Len Poli Sopressata recipe

nuynai
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Len Poli Sopressata recipe

Post by nuynai » Thu Mar 17, 2016 15:34

Hello everyone. I'm doing the above and it calls for incubating at 85 degrees for 15 hrs. Is this necessary or just to shorten cure time. Being a novice, just starting, I want all the help I can get to do it right and not get sick. Thanks in advance.
PS- the area I'm using for drying/ curing is around 60 degrees. No curing chamber.
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Post by Bob K » Thu Mar 17, 2016 17:25

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Post by nuynai » Thu Mar 17, 2016 19:48

Bactoferm LHP, as per his recommendation.
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Post by Bob K » Thu Mar 17, 2016 22:25

Ok yes fermenting is a necessary step.
If you don't have any books on the subject of making fermented sausages you should read through this: http://www.meatsandsausages.com/sausage ... ed-sausage
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Post by LOUSANTELLO » Fri Mar 18, 2016 01:28

This is a very similar recipe from what I just made and they are fantastic. I made 66 pounds. I did not use any white ground pepper. I used .6% dextrose instead of the .5% glucose. The salt looks a little low. I used 2.5% for safety along with the .25% cure #2. My brother makes them without a curing chamber at 55 degrees hanging, but he still wraps them in a bushel basket with towels for the 1st 24 hours which I imagine is his "fermentation process" at a higher temperature. A lot of people have also used oven racks in the oven for fermenting as long as there is not a pilot light The forum here has convinced me to purchase a PH tester. It really does take a lot of the guesswork out of the fermentation process.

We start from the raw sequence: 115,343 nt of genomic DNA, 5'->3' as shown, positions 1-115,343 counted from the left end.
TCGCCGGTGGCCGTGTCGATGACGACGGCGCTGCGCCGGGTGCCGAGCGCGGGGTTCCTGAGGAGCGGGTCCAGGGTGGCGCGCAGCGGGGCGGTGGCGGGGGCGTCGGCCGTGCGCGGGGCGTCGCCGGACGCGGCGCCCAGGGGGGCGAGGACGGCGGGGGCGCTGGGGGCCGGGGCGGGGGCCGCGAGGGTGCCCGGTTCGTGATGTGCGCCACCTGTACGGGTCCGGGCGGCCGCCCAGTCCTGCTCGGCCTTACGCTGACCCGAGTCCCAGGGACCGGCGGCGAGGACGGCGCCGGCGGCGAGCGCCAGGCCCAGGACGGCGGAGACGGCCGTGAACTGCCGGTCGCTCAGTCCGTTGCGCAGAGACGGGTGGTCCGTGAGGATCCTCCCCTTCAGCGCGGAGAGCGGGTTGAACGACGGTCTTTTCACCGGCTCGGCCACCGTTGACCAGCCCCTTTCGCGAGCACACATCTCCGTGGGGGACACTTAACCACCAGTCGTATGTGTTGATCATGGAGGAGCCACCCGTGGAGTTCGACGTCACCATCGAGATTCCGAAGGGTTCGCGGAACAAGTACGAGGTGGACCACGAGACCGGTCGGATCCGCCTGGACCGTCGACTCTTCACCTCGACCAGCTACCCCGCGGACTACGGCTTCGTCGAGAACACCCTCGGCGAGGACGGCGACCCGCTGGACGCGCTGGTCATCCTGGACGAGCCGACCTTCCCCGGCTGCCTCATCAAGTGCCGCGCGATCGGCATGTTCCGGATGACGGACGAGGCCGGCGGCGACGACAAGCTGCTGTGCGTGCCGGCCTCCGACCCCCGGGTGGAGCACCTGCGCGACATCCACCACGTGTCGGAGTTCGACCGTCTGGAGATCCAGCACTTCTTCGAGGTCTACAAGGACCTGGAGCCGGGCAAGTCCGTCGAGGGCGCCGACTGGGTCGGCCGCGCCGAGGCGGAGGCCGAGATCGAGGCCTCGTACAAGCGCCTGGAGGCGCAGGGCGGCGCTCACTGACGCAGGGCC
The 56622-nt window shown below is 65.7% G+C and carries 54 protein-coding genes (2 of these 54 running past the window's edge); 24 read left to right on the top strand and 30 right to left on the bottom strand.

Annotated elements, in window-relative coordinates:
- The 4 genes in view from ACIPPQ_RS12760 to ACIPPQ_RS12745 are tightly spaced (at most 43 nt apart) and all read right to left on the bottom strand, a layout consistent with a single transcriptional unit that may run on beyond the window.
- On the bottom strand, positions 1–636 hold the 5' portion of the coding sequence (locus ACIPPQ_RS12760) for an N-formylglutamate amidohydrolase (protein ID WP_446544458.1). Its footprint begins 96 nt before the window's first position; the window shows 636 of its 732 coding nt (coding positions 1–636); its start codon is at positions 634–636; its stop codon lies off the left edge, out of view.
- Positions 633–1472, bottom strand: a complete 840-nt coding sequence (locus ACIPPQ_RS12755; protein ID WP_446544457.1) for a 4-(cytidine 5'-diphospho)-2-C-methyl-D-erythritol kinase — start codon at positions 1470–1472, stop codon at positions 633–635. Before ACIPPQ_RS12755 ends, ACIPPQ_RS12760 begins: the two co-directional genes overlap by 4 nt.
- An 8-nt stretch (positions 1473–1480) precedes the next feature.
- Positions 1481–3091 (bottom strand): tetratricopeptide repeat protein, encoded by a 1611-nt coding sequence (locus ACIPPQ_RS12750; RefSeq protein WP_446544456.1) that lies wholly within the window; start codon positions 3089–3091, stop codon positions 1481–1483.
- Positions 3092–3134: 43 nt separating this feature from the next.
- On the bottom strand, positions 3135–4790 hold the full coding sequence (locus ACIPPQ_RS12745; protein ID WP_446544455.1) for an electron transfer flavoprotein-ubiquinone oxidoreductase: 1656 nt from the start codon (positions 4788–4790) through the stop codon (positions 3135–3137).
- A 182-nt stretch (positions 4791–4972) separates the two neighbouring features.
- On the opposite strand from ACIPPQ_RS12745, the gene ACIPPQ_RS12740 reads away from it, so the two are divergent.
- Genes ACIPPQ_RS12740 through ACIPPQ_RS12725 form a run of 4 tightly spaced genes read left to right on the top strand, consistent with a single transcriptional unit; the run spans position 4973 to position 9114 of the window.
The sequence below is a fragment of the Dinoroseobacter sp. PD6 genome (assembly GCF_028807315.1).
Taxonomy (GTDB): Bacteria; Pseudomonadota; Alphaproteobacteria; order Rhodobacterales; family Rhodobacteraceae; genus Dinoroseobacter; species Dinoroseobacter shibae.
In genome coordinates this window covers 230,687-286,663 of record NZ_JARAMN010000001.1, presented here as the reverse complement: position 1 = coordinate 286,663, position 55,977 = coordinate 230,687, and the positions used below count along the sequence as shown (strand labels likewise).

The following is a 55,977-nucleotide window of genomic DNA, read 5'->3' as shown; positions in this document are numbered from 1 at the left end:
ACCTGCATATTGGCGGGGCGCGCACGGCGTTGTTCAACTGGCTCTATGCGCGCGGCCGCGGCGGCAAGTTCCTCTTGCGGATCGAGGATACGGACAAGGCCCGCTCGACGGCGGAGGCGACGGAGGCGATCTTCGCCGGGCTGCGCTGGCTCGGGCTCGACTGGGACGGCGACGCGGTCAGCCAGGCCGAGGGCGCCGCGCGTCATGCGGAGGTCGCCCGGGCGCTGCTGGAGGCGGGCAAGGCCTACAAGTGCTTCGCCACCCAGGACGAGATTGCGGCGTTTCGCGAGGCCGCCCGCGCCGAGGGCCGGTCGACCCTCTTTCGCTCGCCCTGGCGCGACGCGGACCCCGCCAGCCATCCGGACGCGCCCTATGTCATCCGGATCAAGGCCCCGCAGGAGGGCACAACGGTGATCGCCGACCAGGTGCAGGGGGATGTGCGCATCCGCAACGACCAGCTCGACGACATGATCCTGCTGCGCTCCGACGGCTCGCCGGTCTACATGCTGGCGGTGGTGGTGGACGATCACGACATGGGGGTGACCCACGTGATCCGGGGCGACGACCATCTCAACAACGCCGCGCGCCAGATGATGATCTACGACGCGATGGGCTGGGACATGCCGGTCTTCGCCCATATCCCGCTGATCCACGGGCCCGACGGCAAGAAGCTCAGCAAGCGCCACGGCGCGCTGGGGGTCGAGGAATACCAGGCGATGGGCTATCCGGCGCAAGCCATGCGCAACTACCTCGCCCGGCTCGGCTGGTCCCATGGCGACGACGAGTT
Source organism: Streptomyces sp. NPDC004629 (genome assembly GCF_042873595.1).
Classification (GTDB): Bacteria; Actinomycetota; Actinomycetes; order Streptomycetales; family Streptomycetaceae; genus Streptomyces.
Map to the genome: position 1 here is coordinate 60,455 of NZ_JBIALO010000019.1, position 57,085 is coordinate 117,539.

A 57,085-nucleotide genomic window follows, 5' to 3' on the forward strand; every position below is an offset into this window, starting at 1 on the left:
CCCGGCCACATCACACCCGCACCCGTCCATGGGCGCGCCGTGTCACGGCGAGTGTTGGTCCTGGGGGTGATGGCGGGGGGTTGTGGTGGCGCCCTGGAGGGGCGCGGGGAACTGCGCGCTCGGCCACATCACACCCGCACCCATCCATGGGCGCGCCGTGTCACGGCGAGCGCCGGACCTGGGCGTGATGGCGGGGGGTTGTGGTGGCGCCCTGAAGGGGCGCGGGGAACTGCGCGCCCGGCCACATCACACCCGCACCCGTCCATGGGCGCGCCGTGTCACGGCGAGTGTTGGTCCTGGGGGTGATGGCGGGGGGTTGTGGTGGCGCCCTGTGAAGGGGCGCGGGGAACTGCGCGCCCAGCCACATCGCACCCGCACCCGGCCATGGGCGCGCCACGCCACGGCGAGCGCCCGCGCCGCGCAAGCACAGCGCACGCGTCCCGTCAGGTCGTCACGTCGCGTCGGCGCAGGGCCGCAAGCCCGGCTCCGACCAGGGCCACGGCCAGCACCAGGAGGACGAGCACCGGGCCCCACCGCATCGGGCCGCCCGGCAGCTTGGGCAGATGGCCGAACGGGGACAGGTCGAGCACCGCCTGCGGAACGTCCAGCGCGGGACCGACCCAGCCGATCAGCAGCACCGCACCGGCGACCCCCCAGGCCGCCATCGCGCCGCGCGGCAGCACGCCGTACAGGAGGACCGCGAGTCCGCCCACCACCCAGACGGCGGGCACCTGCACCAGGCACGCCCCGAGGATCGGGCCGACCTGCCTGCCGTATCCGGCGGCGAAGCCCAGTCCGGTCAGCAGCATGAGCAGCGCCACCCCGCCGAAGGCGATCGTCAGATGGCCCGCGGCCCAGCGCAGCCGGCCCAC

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Post by LOUSANTELLO » Fri Mar 18, 2016 01:30

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Post by LOUSANTELLO » Fri Mar 18, 2016 01:31

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Post by LOUSANTELLO » Fri Mar 18, 2016 01:33

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Post by nuynai » Fri Mar 18, 2016 11:47

Thanks Guys. Guy I know does what his relatives from Italy do. No cure, no high temp, just hangs it in his basement but I not that trusting. My brother calls it, analysis paralysis. I call it being cautious.
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Post by LOUSANTELLO » Fri Mar 18, 2016 13:32

I agree. My brother is a little older than I, so he was more familiar when my family used to make it 40 years ago. He has been doing it the old way every year. This was the first year I made my own. I followed the "book", using cure, PH meters and a curing chamber along with fermentation process. Like the forum educated me, by doing it the new way, you have some degree of safety and WHY it works. If it doesn't work, you have some constant as to what you may have done wrong instead of guesswork. Also, by simply hanging in a basement, you really may not have the proper humidity which can cause the soppressata to dry too quickly. My brothers ended up at a 52% weight loss in 3 weeks. Mine was 40% at 6 weeks using the proper humidity. My color was much better. The biggest benefit I saw on his was he created no white mold, so he has the capability to vacuum pack with casings on. I would love to be able to do that instead of me having to remove the casings before vacuum packing.